Harvey Milk Day Dallas organizer Todd Whitley said H4PJ was inspired to create a celebration by LGBT students at Southern Methodist University who were recently denied representation in the Student Senate.
“We’re still having this fight today? Seriously?” Whitley said. “Harvey’s message is needed now more than ever.”
He said organizers thought of the SMU students and elderly LGBT folks who have fought homophobia their entire lives.
Sammi Partida was one of the SMU students who campaigned for LGBT representation in the Student Senate. He said Harvey Milk is a voice for those who have been suppressed.
“His approach was comprehensive,” he said, covering issues from child care to affordable housing to senior citizen.
He said Milk had a passion that’s hard to match.
“When coming in as city supervisor, he knew he was putting down his life for countless people,” Partida said. “He’s so inspiring.”
Whitley said coming out saved his life.
“I was dying, unable to be the authentic me,” he said, “and doing so completely changed my life.”
Whitley agreed and said Milk’s legacy spoke to him personally.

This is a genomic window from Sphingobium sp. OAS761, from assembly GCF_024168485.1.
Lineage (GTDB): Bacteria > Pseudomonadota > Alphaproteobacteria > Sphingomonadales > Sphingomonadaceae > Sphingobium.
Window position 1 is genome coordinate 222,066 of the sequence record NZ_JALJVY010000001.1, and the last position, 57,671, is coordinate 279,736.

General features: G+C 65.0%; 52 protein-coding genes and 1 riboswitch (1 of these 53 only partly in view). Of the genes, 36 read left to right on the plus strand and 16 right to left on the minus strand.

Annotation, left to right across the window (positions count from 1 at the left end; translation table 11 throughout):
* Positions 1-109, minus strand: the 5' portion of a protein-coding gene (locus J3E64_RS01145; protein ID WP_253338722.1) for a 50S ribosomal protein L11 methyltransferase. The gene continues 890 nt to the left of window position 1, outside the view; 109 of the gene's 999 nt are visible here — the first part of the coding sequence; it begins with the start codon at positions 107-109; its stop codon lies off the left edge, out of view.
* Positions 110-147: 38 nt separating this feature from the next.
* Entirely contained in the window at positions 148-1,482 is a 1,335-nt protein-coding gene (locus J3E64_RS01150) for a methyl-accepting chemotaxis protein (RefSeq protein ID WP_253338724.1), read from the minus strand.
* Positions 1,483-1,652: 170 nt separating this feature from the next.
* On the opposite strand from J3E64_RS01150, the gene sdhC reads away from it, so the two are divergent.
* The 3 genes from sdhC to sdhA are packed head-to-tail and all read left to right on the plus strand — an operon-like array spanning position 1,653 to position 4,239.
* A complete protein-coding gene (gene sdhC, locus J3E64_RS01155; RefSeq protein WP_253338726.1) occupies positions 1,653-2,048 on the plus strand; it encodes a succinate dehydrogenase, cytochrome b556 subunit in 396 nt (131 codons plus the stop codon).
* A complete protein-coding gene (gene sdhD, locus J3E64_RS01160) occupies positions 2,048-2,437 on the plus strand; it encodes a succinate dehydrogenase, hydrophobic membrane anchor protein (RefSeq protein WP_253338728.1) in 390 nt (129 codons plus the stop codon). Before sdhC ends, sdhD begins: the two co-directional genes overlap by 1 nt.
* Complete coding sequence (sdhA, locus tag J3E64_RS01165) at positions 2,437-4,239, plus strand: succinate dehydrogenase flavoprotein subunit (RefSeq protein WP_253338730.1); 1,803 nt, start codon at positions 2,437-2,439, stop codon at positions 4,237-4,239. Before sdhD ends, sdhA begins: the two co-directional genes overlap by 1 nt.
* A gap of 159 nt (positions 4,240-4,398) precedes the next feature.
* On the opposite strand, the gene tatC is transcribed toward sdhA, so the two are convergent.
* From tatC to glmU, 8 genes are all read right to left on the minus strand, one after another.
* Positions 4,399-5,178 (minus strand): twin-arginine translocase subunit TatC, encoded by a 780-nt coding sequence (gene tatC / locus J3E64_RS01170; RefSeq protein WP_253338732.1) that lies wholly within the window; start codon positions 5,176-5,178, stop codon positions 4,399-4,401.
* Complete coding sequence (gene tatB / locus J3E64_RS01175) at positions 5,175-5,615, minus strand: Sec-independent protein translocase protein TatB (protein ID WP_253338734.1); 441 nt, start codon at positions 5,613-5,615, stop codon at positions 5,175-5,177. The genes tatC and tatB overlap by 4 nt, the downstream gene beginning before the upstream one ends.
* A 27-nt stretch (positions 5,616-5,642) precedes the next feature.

“Gone far too soon, Harvey Milk inspired a generation to ‘bust down those closet doors’ and ‘come out,’ a vital, life-saving action it would take me 38 years to finally do myself. … That’s what his legacy is to me,” Whitley said.
Milk’s call to come out is as relevant today as it was when he was killed in 1978.
Whitley challenged straight people to honor Harvey Milk Day by coming out for equality as well.
“If you’re straight — particularly a straight Christian — and believe that LGBTQ folks are equal to you, come out so people know where you stand and can use your example to eliminate their own bigotry,” he said.
Milk has a special connection to Dallas. In 1957, he briefly lived in Dallas, according to the San Francisco library, before returning to New York. He was transferred here in 1969 by Bache & Co. where he was a securities analyst and lived at 2525 Turtle Creek Blvd. before moving to San Francisco.
In honor of Milk, the U.S. Postal Service will issue a Harvey Milk stamp Thursday.
A community celebration of Harvey Milk Day takes place at the Legacy of Love Monument on Cedar Springs Road at Oak Lawn Avenue on May 22 at 8 p.m. The celebration features speakers which include SMU student Sammi Partida and Cathedral of Hope Interim Pastor Jim Mitulski, a musical performance by Chris Chism, an excerpt of the H4PJ production Dear Harvey and a spoken word performance by local activist Meg Hargis followed by a candlelight march down Cedar Springs Road and cake and ice cream at Sue Ellen’s.